“As we mark the 40th anniversary in 2021 of the creation of Scripps Whittier in 1981, we are extremely proud of the amazing strides we have made here in clinical research, treatment, education, early intervention and outreach to high-risk, underserved communities,” said Scripps Whittier Corporate Vice President Athena Philis-Tsimikas, MD. “And we look forward to many more decades of to come.
“But even with all of these accomplishments, diabetes remains a challenging and widespread health concern for far too many people,” she said. “We still haven’t found a cure for it, and the diabetes epidemic continues to grow due to an aging population, rising obesity, poor physical fitness and other factors.”
Diabetes is a chronic condition that occurs when the body lacks insulin and can’t properly regulate the level of sugar in blood. When poorly managed, diabetes can cause serious health issues such as heart disease, vision loss, kidney disease, nerve damage and foot problems.
In the United States, 34.2 million people have diabetes, which is more than 10% of the population, according to the Centers for Disease Control and Prevention. Another 88 million people have prediabetes. A 2018 study by CDC researchers estimated that the number of American adults diagnosed with diabetes will reach 60.6 million, or 18% of the population, by 2060.
Diabetes care is deeply embedded in the history of Scripps Health. In 1924, Ellen Browning Scripps founded the Scripps Metabolic Clinic in La Jolla next door to the original Scripps Memorial Hospital. Just two years earlier, the discovery of insulin had sparked a revolution in the treatment of diabetes, commonly called metabolic disease at the time, which had previously been hopelessly untreatable and deadly in most cases.
Nearly 60 years later, Scripps used a $5 million donation from philanthropist Paul Whittier and his wife, Lucy, to establish the Scripps Whittier Diabetes Institute on the Scripps Memorial Hospital La Jolla campus off Genesee Avenue.
“For four decades, people throughout the San Diego region have benefited from having access to the best in diabetes care and resources through Scripps Whittier,” said John Engle, Scripps corporate senior vice president, chief development officer and senior executive of marketing and communications. “The generous gift from the Whittiers that made the institute possible is a perfect example of the deep and lasting legacy of philanthropy in our community.”
In more recent years, Scripps Whittier has led the way in developing programs to provide care for people in high-risk, underserved communities through Project Dulce, which uses nurses, dieticians and specially trained educators known as “promotoras” to counsel diabetes patients while educating them to support others with diabetes within their own cultural groups. Diabetes management classes have been adapted for Hispanic, African American, Filipino and Vietnamese populations, and are taught in the patients’ native languages.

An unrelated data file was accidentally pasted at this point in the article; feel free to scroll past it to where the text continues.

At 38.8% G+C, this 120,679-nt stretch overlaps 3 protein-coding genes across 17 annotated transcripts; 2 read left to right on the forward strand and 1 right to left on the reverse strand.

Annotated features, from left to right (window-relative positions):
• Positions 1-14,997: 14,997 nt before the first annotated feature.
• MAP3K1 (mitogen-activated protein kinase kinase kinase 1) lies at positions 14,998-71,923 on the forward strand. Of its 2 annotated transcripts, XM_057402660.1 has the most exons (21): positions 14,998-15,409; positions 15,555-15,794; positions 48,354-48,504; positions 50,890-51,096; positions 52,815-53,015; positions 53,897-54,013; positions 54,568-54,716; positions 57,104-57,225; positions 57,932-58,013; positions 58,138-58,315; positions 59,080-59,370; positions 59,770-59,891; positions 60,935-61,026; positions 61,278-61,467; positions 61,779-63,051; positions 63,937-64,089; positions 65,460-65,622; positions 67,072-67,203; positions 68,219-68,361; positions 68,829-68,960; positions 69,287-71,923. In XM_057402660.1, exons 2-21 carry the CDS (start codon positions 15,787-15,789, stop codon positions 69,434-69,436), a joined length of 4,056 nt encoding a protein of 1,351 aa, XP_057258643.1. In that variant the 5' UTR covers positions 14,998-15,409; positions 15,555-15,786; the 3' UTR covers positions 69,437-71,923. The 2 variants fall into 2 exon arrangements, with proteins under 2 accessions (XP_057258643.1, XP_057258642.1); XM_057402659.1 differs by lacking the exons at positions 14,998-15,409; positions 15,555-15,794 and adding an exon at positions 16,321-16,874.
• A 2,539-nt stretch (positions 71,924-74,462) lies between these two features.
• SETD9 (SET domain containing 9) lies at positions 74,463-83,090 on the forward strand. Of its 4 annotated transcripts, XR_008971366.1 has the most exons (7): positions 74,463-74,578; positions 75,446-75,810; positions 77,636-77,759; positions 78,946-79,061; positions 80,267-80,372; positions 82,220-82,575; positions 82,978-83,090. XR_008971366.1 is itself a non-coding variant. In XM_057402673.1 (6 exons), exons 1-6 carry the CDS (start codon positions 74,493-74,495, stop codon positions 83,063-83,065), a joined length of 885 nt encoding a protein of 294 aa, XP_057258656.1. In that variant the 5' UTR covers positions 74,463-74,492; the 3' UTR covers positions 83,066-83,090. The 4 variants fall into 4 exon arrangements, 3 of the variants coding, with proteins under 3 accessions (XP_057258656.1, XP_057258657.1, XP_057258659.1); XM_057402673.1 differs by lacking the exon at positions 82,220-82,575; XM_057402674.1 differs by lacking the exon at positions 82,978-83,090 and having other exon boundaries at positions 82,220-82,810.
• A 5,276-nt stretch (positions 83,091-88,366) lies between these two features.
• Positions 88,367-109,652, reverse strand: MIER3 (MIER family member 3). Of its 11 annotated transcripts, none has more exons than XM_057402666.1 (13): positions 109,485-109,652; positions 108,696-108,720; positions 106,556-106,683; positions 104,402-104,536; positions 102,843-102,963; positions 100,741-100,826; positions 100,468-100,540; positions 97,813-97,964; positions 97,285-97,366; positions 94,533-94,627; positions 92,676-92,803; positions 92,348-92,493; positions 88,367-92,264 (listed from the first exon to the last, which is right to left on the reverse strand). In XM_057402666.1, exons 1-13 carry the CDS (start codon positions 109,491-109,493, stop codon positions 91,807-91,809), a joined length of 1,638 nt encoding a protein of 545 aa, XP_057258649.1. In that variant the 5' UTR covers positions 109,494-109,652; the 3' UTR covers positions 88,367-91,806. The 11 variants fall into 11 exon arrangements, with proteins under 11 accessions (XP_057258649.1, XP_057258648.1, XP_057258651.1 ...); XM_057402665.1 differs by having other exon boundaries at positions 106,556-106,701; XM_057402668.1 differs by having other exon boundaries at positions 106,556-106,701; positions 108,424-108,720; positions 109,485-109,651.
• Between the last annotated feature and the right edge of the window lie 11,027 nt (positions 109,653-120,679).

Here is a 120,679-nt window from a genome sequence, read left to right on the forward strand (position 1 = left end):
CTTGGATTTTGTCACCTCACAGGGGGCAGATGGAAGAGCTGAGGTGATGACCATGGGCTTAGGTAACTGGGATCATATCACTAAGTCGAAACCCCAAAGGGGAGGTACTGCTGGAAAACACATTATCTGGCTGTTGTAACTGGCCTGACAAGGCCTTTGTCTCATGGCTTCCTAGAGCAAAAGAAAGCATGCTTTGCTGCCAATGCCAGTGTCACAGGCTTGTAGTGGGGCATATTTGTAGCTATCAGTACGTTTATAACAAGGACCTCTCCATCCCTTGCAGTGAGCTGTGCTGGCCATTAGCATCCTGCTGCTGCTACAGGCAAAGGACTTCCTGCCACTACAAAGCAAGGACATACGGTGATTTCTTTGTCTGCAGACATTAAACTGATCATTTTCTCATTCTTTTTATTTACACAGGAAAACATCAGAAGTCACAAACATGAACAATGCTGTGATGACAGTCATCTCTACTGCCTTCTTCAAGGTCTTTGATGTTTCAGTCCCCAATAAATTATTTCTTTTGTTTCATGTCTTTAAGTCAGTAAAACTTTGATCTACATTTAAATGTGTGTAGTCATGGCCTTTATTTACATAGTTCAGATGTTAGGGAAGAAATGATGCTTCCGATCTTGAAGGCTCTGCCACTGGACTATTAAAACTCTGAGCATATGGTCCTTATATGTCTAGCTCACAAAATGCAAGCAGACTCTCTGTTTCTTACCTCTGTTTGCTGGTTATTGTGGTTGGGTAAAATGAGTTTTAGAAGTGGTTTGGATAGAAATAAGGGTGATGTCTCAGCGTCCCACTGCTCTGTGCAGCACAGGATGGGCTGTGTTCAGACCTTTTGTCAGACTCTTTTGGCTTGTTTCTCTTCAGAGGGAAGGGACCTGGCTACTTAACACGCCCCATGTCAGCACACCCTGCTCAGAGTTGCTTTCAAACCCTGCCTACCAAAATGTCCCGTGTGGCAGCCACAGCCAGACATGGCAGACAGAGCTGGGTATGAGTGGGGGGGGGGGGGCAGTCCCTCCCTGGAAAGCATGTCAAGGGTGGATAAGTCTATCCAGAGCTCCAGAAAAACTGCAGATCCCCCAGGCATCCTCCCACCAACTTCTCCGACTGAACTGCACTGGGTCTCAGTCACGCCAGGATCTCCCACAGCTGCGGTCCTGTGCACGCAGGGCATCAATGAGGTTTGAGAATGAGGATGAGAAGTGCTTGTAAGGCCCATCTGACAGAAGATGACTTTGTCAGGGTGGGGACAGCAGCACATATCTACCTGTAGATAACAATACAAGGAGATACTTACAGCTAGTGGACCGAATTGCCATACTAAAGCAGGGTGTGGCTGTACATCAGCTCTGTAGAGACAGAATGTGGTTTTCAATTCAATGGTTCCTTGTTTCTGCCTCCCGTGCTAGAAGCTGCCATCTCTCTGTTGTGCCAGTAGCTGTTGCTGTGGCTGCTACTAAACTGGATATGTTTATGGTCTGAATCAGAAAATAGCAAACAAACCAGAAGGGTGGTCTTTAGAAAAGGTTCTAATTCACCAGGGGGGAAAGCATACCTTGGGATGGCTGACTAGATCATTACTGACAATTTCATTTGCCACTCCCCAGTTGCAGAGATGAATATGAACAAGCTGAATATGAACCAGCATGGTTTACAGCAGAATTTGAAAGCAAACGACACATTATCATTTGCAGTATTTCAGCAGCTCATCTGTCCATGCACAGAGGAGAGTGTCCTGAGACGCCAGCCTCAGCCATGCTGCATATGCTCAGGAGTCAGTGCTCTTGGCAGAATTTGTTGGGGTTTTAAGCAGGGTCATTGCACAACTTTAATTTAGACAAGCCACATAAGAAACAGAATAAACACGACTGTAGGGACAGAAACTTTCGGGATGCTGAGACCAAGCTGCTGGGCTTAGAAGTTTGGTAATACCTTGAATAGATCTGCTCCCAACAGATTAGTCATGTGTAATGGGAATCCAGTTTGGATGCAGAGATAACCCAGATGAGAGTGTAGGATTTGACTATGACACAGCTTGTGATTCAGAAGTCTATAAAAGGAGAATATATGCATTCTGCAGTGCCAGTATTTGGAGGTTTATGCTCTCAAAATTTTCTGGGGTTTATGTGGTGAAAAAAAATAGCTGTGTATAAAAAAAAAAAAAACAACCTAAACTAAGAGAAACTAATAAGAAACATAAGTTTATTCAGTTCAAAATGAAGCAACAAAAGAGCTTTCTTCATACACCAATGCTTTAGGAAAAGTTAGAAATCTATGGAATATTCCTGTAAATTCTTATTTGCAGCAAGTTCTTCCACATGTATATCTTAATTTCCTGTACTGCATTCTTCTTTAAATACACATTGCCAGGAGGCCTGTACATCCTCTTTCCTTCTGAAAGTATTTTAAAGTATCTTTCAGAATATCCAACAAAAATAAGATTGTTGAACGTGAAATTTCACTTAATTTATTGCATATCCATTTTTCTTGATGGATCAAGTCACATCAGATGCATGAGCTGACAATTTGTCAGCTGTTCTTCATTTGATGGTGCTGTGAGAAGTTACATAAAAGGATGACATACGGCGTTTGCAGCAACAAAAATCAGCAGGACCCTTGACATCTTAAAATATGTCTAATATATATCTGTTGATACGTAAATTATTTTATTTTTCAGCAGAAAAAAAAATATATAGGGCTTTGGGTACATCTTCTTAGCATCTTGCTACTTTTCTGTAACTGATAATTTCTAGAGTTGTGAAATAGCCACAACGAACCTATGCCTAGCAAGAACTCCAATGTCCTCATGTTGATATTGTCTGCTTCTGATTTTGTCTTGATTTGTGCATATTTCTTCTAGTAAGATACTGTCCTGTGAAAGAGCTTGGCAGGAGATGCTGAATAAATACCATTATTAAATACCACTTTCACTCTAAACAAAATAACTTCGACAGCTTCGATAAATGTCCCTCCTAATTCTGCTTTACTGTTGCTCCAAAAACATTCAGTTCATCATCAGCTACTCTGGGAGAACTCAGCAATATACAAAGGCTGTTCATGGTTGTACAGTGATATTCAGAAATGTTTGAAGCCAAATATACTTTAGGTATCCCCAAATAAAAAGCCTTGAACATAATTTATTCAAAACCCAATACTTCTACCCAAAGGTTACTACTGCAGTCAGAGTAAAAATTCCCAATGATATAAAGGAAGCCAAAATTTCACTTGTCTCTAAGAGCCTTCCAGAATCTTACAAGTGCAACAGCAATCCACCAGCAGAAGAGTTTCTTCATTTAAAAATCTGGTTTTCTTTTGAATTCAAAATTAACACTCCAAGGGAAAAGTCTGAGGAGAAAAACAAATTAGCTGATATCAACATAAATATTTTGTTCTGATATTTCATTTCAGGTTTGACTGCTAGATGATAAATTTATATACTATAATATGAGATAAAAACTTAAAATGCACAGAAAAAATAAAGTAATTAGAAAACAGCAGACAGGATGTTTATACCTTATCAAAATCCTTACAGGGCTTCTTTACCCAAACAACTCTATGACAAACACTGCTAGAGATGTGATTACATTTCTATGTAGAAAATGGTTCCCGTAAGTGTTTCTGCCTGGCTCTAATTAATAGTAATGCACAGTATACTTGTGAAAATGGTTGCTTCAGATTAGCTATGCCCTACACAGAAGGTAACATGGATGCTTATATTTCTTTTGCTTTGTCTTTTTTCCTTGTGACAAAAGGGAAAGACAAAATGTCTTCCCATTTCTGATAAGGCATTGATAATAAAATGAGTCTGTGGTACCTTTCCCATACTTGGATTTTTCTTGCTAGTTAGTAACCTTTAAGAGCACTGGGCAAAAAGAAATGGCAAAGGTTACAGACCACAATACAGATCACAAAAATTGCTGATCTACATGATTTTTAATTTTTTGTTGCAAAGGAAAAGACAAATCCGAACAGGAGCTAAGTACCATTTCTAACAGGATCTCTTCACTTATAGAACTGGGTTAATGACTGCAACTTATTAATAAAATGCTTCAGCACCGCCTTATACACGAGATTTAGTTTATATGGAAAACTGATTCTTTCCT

In research, the institute has conducted leading edge studies testing the use of wireless CGM devices in hospitalized patients in hopes of better managing their diabetes during their admission by making blood sugar a fifth vital sign tracked by clinicians alongside temperature, pulse, blood pressure and respiration.
Early during the coronavirus pandemic, Scripps Whittier staff used the lessons learned from their CGM research to track blood sugar in hospitalized COVID-19 patients through a special waiver from the Food and Drug Administration. The effort helps to reduce the number of times nurses need to don special personal protective equipment to go into a patient’s room for more conventional finger pricks. In August, the institute received a $3.1 million grant from the National Institutes of Health to greatly expand its research into the use of CGM in hospitals.
Other research by Scripps Whittier has shown that health-related text messages sent every day for six months to low-income Hispanics with type 2 diabetes helped produce blood sugar level improvements that equaled those resulting from some glucose-lowering medications. The Dulce Digital clinical trial was the first randomized controlled study to look at the use of text messages to help underserved Hispanics better self-manage their diabetes through glycemic control.
Zach Leigh says he is excited to be part of the latest research efforts at Scripps Whittier four decades after he helped usher in a new era of diabetes care in San Diego County.
“I think it’s amazing that I have access to the best doctors and novel technology right here at Scripps,” he said.
Whittier Diabetes Institute, by the numbers in 2020:
- 6,600: Patient consultations
- 2,839: Visits made by Project Dulce care managers
- 987: Visits for women enrolled in the diabetes in pregnancy program
- 266: Hospitalized patients followed with CGM, including 30% with COVID-19
- 142: People enrolled in the diabetes prevention program
- 17: Active studies with 759 participants
- $4 million: Funding awarded for 6 new research projects